5 Things You Do at the Coffee Shop That Make the Barista's Job Harder

We asked real baristas the ways customers drive them nuts. The answers might surprise you.

Barista Taking Order From Customer In Busy Coffee Shop
Photo: Tom Werner/Getty Images

It's no secret that coffee shops can be stressful places. With the hustle and bustle of the crowd and names being shouted at random intervals, the coffee shop can be an overwhelming enviornment.

As a customer, you may be focused on making sure you say your drink order correctly and trying to be kind to the person behind the counter. But there are a few things you may be doing that you don't realize actually make your barista's job harder. So, let's talk about what you can do instead that will make your and the employees experience a happy one.

1. Ordering Water at the Pickup Area

Many customers think it saves time and is less of a hassle to wait until they get to the pickup area to ask for a water. The barista is busy, and you hate to add another drink to their line, when it's just a quick water you can ask for as you leave.

Because of the way things work behind the bar, ordering your water at the pickup area instead of the register actually stops up the line and interrupts the barista's flow. It can also leave you stuck waiting on the water for a few minutes. To make things easier for your barista and faster for you, be sure to order your water along with your other foods and drinks at the register. It's usually free, and your barista is happy to keep you hydrated.

2. Grabbing a Drink to See if It's Yours

The best practice after ordering a drink is to stand to the side of the bar, within hearing range for when your name is called. But, sometimes that just can't happen. You need to run to the bathroom, or you have to take a quick phone call and you get to the pickup area unsure if your name was called. You see drinks on the bar and think, "I'll just pick this up to see if it's mine," or worse, you assume it's yours and take a sip, only to realize that is not what you ordered. Now, the barista needs to remake the other person's drink.

Instead, try looking for a name and drink order on the cup without touching it. It's usually written or printed. If you don't see it, ask the barista. It's much less disruptive to ask, "Do you know if you called out a chai latte for Amy?" than it is to accidentally cause them to remake a drink. And your barista wants to make sure you get the drink that makes you happy.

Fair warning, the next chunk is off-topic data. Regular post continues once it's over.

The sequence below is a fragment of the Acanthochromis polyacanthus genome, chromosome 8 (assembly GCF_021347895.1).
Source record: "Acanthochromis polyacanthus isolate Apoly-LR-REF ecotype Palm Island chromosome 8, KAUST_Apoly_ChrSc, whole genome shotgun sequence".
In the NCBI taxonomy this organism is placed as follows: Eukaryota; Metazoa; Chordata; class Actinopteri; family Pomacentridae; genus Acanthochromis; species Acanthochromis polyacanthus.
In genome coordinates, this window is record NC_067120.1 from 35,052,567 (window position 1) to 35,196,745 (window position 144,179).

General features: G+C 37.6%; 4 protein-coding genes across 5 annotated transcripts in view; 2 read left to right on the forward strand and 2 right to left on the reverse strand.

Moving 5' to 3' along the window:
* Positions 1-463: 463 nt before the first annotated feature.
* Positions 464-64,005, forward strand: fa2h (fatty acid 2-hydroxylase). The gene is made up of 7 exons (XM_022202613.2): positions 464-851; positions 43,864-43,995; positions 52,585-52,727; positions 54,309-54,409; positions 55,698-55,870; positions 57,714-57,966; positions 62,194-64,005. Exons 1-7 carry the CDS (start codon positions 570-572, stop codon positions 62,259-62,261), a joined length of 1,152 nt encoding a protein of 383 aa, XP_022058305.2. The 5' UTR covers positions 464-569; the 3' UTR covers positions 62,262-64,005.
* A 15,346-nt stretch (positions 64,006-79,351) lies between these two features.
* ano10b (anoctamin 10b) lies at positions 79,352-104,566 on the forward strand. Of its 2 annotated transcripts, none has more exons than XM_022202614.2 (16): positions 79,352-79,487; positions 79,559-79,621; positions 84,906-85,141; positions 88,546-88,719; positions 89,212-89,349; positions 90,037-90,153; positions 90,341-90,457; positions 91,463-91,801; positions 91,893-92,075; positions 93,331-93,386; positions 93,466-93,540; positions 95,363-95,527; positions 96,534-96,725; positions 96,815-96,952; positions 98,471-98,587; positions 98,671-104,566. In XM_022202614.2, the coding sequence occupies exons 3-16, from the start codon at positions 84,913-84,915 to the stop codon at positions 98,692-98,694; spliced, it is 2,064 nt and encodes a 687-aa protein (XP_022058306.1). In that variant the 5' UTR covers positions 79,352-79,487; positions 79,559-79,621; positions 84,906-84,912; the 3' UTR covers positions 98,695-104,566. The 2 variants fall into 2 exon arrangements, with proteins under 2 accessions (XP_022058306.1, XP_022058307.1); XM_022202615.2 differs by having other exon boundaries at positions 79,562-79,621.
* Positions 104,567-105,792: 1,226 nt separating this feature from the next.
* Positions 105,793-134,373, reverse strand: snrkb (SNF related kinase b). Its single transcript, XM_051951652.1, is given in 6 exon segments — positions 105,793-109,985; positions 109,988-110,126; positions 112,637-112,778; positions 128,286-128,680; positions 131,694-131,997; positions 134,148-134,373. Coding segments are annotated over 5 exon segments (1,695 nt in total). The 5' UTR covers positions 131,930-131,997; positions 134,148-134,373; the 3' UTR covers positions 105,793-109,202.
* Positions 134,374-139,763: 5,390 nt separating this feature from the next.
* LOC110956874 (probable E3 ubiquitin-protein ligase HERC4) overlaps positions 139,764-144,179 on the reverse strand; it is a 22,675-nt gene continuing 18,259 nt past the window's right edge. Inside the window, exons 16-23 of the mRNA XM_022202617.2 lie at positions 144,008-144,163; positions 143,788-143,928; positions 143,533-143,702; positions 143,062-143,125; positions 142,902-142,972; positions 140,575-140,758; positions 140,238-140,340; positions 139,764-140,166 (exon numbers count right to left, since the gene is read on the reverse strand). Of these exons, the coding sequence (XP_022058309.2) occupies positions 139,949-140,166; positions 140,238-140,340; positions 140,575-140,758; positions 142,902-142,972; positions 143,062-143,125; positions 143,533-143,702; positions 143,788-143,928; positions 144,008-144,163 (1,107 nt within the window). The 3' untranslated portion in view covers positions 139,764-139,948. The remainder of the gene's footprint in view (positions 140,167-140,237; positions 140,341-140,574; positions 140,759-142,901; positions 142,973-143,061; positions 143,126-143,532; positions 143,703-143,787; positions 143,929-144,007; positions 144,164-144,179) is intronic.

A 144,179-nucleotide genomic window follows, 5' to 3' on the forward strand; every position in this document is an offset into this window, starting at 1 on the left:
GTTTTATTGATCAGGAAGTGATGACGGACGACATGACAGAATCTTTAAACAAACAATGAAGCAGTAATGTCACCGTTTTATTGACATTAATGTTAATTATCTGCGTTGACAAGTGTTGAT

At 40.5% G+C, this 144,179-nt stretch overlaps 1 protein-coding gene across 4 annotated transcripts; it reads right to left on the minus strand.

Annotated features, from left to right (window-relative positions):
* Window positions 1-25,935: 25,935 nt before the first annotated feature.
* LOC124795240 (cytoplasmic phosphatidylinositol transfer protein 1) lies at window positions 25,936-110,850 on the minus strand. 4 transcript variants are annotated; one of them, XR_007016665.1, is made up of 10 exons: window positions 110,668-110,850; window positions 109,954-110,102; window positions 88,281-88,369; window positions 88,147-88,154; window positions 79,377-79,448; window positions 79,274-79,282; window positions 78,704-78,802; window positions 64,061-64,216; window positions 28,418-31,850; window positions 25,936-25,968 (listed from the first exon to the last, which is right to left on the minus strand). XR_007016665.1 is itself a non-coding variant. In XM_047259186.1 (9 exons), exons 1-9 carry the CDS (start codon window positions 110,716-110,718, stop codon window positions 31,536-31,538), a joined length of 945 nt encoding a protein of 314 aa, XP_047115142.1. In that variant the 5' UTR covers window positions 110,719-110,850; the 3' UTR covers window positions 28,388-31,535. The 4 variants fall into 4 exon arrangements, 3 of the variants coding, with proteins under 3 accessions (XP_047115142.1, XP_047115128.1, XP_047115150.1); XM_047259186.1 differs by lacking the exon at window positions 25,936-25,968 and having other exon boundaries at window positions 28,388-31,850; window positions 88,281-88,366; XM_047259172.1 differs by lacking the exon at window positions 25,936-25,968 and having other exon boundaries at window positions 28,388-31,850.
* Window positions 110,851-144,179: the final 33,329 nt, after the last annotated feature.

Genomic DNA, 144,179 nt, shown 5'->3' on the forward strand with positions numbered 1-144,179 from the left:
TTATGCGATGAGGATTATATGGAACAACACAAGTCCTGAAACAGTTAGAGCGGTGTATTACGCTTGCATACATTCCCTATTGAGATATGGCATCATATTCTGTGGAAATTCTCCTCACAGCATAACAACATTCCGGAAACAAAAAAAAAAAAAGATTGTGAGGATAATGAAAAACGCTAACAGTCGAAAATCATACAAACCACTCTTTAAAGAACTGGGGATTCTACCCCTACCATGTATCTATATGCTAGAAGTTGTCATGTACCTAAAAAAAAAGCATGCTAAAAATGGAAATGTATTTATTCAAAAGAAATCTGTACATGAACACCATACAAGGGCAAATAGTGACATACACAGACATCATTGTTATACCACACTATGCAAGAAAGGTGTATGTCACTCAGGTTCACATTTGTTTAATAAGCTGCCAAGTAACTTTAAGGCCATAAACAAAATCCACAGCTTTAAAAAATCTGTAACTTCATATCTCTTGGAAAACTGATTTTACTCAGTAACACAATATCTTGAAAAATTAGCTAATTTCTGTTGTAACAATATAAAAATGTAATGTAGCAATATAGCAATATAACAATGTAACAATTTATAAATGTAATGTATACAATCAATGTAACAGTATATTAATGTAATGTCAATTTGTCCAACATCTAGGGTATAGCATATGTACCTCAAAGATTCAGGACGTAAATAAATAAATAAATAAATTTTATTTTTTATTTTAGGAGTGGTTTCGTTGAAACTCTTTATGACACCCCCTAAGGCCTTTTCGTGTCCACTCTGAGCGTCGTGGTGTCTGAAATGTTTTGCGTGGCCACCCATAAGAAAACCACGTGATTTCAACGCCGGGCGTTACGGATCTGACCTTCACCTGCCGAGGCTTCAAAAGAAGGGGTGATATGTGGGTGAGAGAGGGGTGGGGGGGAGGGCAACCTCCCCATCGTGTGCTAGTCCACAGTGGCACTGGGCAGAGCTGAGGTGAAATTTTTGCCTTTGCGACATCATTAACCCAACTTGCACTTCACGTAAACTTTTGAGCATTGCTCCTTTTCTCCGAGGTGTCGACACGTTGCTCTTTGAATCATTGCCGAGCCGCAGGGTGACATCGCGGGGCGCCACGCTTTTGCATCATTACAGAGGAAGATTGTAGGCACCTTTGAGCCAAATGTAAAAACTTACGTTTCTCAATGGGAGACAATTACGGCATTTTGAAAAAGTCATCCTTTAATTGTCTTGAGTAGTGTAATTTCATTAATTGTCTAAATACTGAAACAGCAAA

3. Assuming Your Barista Knows Your Name and Order

You may very well be the barista's favorite customer. They may ask about your life and have genuinely kind conversations. However, that doesn't mean that they can remember your name and order during a busy, stressful day.

Baristas see an astronomical number of people a day and do their very best to make every single person feel welcome. For the best experience, it's better to say your name and drink order, unless the barista explicitly tells you they know it by heart. This makes them feel respected instead of like a failure for forgetting your name or order, and it ensures that your drink will be right.

4. Requesting Only Your Favorite Barista Make Your Drink

We all have our favorites, and your intention may be to make them feel really special by saying that you only trust them with your drink order. However, this can make things difficult, not only for your favorite but for whoever you're asking them to replace.

A lot of times if your favorite barista is doing another task, it might be time sensitive, or they may even be on break. The person who is making drinks that day is also a person with feelings. Hearing that you do not want them to make your drink can ruin their whole work day. If they mess up something on your drink order, simply let them know, and they will happily remake it — plus, you're helping them learn.

5. Complimenting or Commenting on Your Barista's Appearance

Let's be real: We never know what someone else is going through, especially in a quick interaction that lasts just a few minutes, like when ordering your coffee. You're feeling light hearted and happy as you walk into your favorite coffee shop, and while the employees are genuinely happy to see you, it's important to remember that for them, the coffee shop is work.

It can be really uncomfortable for a barista to field comments about their physical appearance — whether good or bad — while on the job. You might have the best intentions when you ask, "You look so nice, have you lost weight?" but it's really never appropriate to comment on someone's physical appearance, especially to an employee who can't leave the situation. Perhaps they're facing a serious illness or going through a really difficult personal time. You just don't know.

Or the comment of "Woah, rough day? You look really tired," might seem like no big deal to you, but to hear this while you're trying to focus on work can be at least disruptive and at most really hurtful. It's best to compliment work ethic or efficiency at doing their job. This is work appropriate and leaves you and the barista feeling comfortable for your next visit.

Now, get out there, and let your favorite baristas know that they are the most loved and appreciated service industry professionals around.

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